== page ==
The day my uncle passed away, his son—my cousin—rushed to the hospital. He had to look at his father’s lifeless body through a window. “I couldn’t even hold him,” he said. “I watched them cart him away like a stranger.” The doctors told him they were still waiting for the COVID-19 test to come back but that it would very likely be positive, so they had to take precautions. The hospital staff allowed no contact from the family. And my uncle’s burial, they said, would be administered by the local government. It was protocol.

Years ago, another uncle of mine passed away while I was in Iran. My family asked me to help with the burial rites. I accompanied my cousins to wash my uncle’s body, a symbolic ritual to ensure he entered the afterlife cleansed and pure. His body lay on a stainless-steel table as we each took turns washing him. I remember being shocked by how visceral it all felt. There was no barrier between us and the ugliness of death. A part of me, if I’m being honest, saw it as a backwards custom, stuck in history. Yet I couldn’t help but also feel the sense of catharsis, the beauty of seeing a loved one off in such an intimate fashion. It was like being a part of his transition, physically connected until his shrouded body was laid into the earth. I understood why it was so important, why the family needed it.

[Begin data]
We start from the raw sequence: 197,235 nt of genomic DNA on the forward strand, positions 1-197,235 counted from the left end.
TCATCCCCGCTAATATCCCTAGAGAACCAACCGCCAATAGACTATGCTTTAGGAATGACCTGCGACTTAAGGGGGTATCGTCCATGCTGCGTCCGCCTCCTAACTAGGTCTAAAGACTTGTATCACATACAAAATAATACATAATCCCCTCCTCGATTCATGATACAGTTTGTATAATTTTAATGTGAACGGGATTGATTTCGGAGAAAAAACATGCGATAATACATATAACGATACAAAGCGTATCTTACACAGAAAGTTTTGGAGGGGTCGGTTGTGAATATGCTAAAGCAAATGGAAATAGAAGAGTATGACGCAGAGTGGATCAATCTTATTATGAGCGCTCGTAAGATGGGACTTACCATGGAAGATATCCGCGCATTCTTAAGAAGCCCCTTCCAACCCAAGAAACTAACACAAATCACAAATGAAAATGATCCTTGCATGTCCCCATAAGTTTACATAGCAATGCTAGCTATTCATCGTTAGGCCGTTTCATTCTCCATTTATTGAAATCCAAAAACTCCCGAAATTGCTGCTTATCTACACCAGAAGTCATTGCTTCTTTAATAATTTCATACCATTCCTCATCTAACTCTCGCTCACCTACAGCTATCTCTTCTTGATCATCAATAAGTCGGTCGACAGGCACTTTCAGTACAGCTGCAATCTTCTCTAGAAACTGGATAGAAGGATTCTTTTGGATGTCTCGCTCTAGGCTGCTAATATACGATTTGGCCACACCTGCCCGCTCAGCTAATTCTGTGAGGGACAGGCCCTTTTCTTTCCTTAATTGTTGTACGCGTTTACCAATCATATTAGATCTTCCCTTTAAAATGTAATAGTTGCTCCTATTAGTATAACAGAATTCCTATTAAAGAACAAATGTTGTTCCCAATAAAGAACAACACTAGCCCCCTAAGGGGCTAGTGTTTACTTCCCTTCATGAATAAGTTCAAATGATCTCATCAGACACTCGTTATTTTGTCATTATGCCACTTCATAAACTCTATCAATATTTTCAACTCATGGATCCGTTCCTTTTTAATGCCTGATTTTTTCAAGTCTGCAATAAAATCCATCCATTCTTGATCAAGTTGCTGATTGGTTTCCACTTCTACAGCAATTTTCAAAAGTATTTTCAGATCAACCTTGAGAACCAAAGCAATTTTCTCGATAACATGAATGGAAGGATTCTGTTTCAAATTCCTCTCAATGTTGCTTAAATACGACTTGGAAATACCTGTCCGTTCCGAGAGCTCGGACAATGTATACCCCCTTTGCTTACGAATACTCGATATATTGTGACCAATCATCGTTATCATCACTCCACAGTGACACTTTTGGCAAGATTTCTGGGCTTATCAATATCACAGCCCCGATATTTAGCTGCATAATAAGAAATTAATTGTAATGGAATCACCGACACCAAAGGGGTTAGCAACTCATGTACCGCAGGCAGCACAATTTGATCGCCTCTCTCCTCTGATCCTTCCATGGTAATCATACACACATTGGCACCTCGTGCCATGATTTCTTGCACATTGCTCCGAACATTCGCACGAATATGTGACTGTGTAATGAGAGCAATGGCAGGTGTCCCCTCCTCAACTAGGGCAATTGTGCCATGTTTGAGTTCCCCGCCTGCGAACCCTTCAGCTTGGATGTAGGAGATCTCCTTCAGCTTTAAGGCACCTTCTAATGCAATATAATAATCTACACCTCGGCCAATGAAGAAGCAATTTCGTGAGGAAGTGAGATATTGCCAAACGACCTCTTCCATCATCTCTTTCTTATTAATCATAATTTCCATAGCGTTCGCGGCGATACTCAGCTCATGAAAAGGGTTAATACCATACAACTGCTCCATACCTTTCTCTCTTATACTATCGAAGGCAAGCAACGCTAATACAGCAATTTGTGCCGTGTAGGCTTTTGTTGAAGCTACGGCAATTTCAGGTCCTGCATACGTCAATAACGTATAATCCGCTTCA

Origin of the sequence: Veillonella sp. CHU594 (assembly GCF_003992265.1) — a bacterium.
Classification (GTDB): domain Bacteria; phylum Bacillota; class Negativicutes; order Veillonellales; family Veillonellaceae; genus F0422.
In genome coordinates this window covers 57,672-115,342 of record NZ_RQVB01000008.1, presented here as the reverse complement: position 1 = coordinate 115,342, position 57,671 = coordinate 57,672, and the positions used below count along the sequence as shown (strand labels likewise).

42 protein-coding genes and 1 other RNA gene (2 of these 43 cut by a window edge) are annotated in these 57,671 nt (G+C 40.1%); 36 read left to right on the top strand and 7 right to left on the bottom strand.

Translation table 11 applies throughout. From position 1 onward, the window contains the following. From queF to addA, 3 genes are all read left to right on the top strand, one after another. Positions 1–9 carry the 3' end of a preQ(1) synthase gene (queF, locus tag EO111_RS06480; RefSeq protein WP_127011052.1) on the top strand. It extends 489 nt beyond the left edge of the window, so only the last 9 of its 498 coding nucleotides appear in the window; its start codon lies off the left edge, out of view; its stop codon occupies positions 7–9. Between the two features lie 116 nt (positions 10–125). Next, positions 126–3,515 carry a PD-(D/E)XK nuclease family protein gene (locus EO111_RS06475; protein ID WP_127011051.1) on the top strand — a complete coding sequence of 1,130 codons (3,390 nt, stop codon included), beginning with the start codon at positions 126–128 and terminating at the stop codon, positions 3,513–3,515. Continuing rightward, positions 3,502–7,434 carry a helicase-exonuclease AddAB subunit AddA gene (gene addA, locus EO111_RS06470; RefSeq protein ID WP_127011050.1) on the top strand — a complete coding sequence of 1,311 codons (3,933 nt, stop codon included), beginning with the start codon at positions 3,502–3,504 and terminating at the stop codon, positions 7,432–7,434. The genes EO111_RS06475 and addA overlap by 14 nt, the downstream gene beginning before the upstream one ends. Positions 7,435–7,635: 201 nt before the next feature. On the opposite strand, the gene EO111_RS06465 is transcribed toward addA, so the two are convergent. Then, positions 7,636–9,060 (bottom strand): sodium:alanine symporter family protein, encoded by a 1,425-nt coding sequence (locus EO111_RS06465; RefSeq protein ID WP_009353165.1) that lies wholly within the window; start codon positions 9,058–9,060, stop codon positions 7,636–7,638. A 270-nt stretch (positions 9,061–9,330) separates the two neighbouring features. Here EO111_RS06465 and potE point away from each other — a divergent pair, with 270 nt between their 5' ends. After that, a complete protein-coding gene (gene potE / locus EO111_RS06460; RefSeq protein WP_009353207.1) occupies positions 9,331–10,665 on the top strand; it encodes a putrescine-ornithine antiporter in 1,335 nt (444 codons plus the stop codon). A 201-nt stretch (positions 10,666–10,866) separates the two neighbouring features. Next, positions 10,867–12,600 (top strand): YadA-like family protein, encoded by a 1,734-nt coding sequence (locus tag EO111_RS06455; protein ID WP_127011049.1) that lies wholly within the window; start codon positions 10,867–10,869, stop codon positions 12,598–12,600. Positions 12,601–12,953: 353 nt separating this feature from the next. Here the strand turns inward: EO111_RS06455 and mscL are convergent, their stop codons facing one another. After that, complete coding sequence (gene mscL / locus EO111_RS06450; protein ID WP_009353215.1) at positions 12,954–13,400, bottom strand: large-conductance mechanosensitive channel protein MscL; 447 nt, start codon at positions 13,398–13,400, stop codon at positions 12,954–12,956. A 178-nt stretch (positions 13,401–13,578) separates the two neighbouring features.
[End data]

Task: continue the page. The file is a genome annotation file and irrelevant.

None of that closure would be afforded to my uncle’s family in 2020. His COVID-19 test had come back positive. Despite my family’s protests, health officials maintained that protocols must be followed; he would have to be buried in a way that prevented further spread of the virus.

My aunt and cousins had to wear masks and stand dozens of meters away at the cemetery as men in protective suits laid Haji Ahmad into the grave. Earlier, my aunt had given one of the men a bottle of holy water from the well of Zamzam in Mecca. She had asked him to splash the water over her husband’s body before interring him. He complied.

The burial felt incomplete, my cousins and aunt told my mother via videochat the next day. They understood why he had to be buried that way, but the unfairness stung. “He was doing better a few weeks ago,” my cousin said. “I thought he might live another year, maybe two. I hate imagining him dying alone.”

When my other uncle passed away 13 years ago, my extended family and his friends gathered so that we could mourn together. His house was packed with people. Younger family members went around attending to everyone’s needs, handing out small cups of tea, fruit, and water with nabat, crystalized saffron rock candy. Then a service was held at a local mosque, where hundreds of people came to pay their respects. They held another service 40 days later. The process took weeks and allowed everyone to come to terms with their loss. In the days after Haji Ahmad’s passing, the family couldn’t hold any kind of service. And people were too afraid to visit my aunt, because they didn’t want to contract the virus. My uncle had many friends in his life, but now his family sat alone, trying to accept their new reality.

They didn’t have much time to mourn either. My aunt began showing symptoms, and my cousin’s husband, a man in his 50s, tested positive for COVID-19. He has since been hospitalized.